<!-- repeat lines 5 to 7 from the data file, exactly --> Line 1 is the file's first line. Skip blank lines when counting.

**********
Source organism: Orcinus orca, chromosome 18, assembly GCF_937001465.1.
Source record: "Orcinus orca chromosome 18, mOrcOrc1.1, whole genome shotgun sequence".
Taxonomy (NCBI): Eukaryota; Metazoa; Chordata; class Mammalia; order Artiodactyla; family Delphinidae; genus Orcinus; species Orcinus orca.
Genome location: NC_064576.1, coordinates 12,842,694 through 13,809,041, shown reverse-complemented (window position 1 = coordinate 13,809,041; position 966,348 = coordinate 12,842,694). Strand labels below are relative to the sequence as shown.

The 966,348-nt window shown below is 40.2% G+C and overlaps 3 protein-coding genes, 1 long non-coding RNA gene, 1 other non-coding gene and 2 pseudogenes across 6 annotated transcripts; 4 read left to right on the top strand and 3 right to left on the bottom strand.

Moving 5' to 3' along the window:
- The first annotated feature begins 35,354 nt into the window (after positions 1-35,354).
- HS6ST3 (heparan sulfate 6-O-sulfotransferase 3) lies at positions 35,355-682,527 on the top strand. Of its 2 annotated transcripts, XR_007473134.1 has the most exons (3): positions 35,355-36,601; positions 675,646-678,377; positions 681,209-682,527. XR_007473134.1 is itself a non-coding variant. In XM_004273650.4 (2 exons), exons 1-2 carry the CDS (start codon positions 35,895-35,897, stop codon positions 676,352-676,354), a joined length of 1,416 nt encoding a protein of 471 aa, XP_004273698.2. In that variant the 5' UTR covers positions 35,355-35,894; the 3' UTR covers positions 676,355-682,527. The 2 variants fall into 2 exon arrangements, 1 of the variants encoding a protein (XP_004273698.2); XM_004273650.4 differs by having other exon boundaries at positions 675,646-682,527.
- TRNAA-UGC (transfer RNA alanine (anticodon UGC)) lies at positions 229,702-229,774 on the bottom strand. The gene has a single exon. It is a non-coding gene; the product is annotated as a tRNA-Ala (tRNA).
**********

The 966,348-nt window shown below is 40.2% G+C and overlaps 3 protein-coding genes, 1 long non-coding RNA gene, 1 other non-coding gene and 2 pseudogenes across 6 annotated transcripts; 4 read left to right on the top strand and 3 right to left on the bottom strand.

Moving 5' to 3' along the window:
- The first annotated feature begins 35,354 nt into the window (after positions 1-35,354).